What's a name worth? Well, if you're Newell (NWL) - Get Report , about $395 million. That's the pre-tax value the company expects to gain from the sale of Rawlings Sports to Major League Baseball and buyout firm Seidler Equity Partners. Considering Rawlings had net sales of about $330 million in 2017, the price tag works out to 1.2 times revenue, which is "an attractive multiple for a lower-margin business," wrote Wells Fargo Securities analyst Bonnie Herzog. I guess when you've got such an iconic brand like Rawlings and a buyer with the cachet and deep pockets of the MLB, the premium shouldn't be such a surprise. The deal is part of Newell's so-called "accelerated transformation plan" that was enacted after a March settlement between Newell and activist investors Carl Icahn and Jeff Smith of Starboard Value LP. As part of that agreement, which added Icahn- and Starboard-backed directors to the board, Newell agreed to divest $10 billion worth of assets, up from a previously announced $6 billion. It'll be interesting to see what Newell can do with Jostens, Pure Fishing, Rubbermaid and a U.S. playing cards business or if those brands will attract the same pricing and buyers that Rawlings did.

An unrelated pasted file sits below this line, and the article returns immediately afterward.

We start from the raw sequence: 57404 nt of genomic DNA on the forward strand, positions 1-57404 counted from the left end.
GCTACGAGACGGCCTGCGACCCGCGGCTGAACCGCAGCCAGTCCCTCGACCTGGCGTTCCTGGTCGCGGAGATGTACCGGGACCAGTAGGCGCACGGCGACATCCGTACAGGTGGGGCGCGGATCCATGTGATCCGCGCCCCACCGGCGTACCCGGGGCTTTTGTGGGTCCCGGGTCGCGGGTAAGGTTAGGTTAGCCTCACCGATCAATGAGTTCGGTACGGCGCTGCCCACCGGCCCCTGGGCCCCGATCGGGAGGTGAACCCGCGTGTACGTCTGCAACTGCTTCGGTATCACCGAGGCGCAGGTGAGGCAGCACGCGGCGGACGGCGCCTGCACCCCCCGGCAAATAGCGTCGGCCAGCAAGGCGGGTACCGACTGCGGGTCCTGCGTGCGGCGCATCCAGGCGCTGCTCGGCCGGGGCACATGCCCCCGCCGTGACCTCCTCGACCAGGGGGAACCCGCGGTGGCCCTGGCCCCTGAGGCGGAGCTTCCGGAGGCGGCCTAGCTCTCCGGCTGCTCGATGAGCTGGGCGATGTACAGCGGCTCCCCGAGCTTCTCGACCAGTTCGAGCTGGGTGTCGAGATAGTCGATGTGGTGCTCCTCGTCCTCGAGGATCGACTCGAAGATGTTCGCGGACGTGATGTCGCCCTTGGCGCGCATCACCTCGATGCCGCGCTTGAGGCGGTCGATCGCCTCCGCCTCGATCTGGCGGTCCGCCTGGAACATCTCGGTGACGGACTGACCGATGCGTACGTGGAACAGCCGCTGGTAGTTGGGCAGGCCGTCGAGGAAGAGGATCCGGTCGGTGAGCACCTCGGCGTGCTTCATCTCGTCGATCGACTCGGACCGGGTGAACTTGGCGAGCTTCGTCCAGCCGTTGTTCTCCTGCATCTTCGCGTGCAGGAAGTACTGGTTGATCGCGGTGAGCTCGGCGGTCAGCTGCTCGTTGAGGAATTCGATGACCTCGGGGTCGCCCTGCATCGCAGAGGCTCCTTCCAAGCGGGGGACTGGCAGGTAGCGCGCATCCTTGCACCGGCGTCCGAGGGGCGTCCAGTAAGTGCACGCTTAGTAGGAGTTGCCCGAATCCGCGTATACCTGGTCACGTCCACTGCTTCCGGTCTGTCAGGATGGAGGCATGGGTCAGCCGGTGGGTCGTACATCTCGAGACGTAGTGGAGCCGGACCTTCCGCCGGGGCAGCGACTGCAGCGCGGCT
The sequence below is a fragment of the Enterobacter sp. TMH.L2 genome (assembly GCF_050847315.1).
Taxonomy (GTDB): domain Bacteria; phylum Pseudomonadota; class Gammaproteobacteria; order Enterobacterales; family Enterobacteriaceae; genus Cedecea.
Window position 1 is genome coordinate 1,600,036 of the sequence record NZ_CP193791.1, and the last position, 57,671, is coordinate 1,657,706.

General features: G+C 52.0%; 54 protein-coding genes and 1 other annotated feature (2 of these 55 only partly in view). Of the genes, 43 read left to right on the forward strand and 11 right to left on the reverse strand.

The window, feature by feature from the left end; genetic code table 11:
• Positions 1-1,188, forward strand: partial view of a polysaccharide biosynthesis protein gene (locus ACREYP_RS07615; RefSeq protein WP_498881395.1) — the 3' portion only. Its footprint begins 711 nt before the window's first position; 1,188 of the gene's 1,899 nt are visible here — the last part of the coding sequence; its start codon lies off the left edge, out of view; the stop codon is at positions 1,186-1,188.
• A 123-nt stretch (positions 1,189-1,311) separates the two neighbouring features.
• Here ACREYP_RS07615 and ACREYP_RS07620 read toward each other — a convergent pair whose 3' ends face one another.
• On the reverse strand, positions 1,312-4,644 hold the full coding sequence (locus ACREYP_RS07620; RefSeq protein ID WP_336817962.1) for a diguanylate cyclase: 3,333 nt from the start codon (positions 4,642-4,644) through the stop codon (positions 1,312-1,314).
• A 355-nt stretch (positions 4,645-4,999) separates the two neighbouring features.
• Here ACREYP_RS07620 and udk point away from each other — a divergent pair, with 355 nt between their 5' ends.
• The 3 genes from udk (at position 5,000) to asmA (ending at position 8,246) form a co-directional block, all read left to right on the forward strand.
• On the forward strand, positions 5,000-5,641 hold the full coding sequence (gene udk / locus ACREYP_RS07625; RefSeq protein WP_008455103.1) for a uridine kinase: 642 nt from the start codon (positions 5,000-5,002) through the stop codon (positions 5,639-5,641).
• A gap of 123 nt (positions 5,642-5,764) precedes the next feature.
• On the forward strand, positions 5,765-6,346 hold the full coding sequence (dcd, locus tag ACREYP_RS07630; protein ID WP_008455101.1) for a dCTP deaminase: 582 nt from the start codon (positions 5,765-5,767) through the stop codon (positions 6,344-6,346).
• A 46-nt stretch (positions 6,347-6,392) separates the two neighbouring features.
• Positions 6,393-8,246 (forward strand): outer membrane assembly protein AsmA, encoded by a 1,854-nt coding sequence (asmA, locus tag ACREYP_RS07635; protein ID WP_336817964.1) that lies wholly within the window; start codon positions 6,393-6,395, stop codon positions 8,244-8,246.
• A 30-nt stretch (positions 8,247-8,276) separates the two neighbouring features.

Markets today: Stocks were mixed on Tuesday, with the Nasdaq finishing at a new record for the second consecutive day. Investors maintained a relatively cautious stance on Tuesday ahead of this weekend's G-7 (or G-6+Trump, as wags put it) summit in Quebec City that could mark a key development in global trade talks. The Dow Jones Industrial Average fell slightly, while the S&P rose slightly and the Nasdaq shot up to a new record close of 7,637.86.
Comcast (CMCSA) - Get Report would consider selling its stake in the video streaming service Hulu and divesting regional sports networks to win antitrust clearance of a possible hostile bid for most of Twenty-First Century Fox (FOXA) - Get Report , a source tells The Deal, TheStreet's sister publication focused on M&A. Comcast is eagerly eyeing the outcome of the AT&T-Time Warner trial on June 12, after which it seems ready to make a bid for Fox. Comcast is prepped to argue that it should hold onto Hulu, of course, because streaming competition has intensified in recent years and it could grow the service into a stronger competitor, a source tells The Deal. But Hulu is not central to the potential transaction's main goal-overseas expansion-and the company's willingness to part with Hulu and deal with regulators early shows just how crucial it views a takeover of Fox assets. Comcast is also in a bidding war with Fox for Sky plc, the European pay-television distributor.
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